[MIYOSHI JIN] “Dried sweet potatoes – farming passed down through the family” Keiichiro Yamashita, 6th generation head of Yamashita Farm

[MIYOSHI JIN] “Dried sweet potatoes – farming passed down through the family” Keiichiro Yamashita, 6th generation head of Yamashita Farm

I am slowly driving up a narrow, winding road in the mountains with a photographer, paying attention to the edge of the road. In the distance beyond the Yoshino River, we can see Mt. Kaina. We were making our way to Yamashita Farm, but got so caught up in the beautiful scenery we got lost. So we made an embarrassing phone call to Keiichiro Yamashita.

I heard laughter on the other end of the line, and he said, “I know where you are. I’ll be right there!”

Apparently, we were one road lower than the one we should have been on. He had said he would come and get us, but as we were talking, we finally arrived at our destination – Yamashita Farm.

Nishi-Awa Steep Slope Land Agriculture is the first example of globally important agricultural heritage to be recognized on Shikoku.

The farm is located at an altitude of around 500 meters in the mountains of the Ikeda-cho area of Miyoshi City in Tokushima Prefecture. In 2018, a locally-developed type of steep-slope agriculture was the first Globally Important Agricultural Heritage System (GIAHS) to be recognized on Shikoku. People have been producing popular delicious dried sweet potatoes, tomatoes, and other products here for generations.

I hadn’t seen Yamashita for about two years, and that was back when he still worked at a company in the city and wasn’t even thinking about becoming a farmer. He tells us that it was just a year ago that he decided to take over the family business, and the family now works on the farm together.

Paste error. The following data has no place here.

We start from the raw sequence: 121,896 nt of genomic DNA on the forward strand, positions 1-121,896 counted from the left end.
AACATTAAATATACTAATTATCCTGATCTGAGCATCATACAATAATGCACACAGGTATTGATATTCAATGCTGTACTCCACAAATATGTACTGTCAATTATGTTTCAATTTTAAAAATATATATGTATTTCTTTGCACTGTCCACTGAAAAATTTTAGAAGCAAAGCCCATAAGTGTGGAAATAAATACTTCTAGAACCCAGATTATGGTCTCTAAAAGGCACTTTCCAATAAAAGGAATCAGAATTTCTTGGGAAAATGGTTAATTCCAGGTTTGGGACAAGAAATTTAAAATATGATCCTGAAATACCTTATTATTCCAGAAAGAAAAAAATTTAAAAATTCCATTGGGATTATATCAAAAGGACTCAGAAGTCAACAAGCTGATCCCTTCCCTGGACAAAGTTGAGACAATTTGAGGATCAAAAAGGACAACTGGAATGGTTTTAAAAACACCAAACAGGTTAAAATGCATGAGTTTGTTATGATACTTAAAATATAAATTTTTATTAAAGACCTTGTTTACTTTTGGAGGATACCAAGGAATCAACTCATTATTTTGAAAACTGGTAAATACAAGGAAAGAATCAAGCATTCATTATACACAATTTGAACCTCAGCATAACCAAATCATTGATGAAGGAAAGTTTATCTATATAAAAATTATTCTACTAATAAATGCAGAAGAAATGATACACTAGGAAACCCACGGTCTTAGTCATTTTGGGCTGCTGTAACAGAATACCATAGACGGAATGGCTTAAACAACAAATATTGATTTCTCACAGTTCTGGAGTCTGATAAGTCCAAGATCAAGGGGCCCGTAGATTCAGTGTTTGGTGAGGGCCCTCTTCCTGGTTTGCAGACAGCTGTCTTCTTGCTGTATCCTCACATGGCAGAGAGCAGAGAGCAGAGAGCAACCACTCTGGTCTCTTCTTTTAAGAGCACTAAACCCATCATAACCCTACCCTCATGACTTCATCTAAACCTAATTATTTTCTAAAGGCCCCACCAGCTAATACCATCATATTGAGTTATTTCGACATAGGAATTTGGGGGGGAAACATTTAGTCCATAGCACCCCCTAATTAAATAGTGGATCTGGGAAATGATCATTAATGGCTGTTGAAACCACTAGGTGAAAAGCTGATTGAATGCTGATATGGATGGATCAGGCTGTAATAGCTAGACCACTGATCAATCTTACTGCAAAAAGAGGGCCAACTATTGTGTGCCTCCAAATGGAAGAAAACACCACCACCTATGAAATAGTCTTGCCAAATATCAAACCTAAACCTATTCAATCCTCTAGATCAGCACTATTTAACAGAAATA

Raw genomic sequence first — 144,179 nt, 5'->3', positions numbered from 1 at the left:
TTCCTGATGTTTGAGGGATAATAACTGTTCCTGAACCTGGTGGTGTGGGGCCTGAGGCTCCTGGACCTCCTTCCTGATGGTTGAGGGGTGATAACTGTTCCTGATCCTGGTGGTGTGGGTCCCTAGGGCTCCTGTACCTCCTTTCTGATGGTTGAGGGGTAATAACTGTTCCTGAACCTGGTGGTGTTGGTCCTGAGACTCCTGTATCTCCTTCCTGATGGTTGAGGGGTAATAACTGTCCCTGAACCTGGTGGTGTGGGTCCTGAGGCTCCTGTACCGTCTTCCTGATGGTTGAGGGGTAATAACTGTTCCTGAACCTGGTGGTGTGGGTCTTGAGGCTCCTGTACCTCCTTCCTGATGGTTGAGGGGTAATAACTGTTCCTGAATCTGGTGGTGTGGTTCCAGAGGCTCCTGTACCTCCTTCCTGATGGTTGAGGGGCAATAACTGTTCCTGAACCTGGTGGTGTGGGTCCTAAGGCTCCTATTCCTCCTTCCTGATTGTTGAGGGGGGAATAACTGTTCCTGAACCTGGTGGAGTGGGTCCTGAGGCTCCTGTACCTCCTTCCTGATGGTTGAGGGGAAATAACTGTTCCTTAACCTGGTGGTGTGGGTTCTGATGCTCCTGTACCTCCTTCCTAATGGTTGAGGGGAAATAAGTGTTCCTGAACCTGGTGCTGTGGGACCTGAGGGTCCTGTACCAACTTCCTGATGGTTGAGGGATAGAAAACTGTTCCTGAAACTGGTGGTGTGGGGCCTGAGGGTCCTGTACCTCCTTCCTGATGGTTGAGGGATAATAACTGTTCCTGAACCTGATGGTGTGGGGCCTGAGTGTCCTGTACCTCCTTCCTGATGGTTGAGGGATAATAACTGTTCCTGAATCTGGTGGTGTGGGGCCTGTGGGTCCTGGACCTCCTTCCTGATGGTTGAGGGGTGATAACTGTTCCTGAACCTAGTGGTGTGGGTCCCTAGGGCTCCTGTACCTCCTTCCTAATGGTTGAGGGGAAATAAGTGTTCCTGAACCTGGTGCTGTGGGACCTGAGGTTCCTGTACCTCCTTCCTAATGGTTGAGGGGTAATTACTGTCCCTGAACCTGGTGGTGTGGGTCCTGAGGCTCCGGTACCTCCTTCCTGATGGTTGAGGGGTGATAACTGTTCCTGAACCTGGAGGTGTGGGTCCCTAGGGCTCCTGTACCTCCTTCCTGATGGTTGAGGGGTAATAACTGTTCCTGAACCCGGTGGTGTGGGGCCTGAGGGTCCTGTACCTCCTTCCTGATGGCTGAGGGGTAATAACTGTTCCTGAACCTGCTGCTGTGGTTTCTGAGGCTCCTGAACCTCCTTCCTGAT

“The sweet potatoes are done drying today. You want to go see?” he asks us. We follow him into the greenhouse and find the family working with the dried sweet potatoes.

 

The sweet potatoes Yamashita uses are a type known as hime-ayaka. The flesh of the sweet potato is slightly sticky and moist, and not at all stringy. The tubers are harvested in mid-October, and are allowed to dry naturally in the storehouse, covered in soil, for a month. Once dry, they are washed with water, then boiled in a large pot and peeled. This is the point when they are cut, and Yamashita Farm employs a special cutting technique. They are cut to reduce size irregularities and loss from leftover pieces, and that just happens to be the perfect size for eating. The cut pieces are dried in sunlight in the next step, and how they are dried maintains consistency as well.

“My dad was very strict when he taught me about planning and efficiency,” Yamashita says.

He learned when to plant and when to harvest, how dry the sweet potatoes should be, and learned to cut down sawtooth oak and use that wood to feed the fires that boil the sweet potatoes. Sunlight is used in the drying process, as is the wind from the mountains. Sunlight is important, but so is rain. Nature can be capricious, but farmers must keep a careful watch over the natural cycle and be prepared to reap the benefits. That’s the kind of attitude that lies within everything Yamashita learned.

Yamashita took us to the sweet potato fields by car, and told us that he has to dig up the soil once or twice over the winter. When I ask him what he finds rewarding or fun, he answers with a laugh and a smile.

“Every day is hard and there’s lots of stuff to remember. I tried other vegetables, but couldn’t do it at all. Every day is busy, but I enjoy farming this land with my family just like my ancestors have done for generations.”

Yamashita Farm
Facebook: https://www.facebook.com/keiichiro.sun

 

(Interview, article, photography: Michio Yokoyama)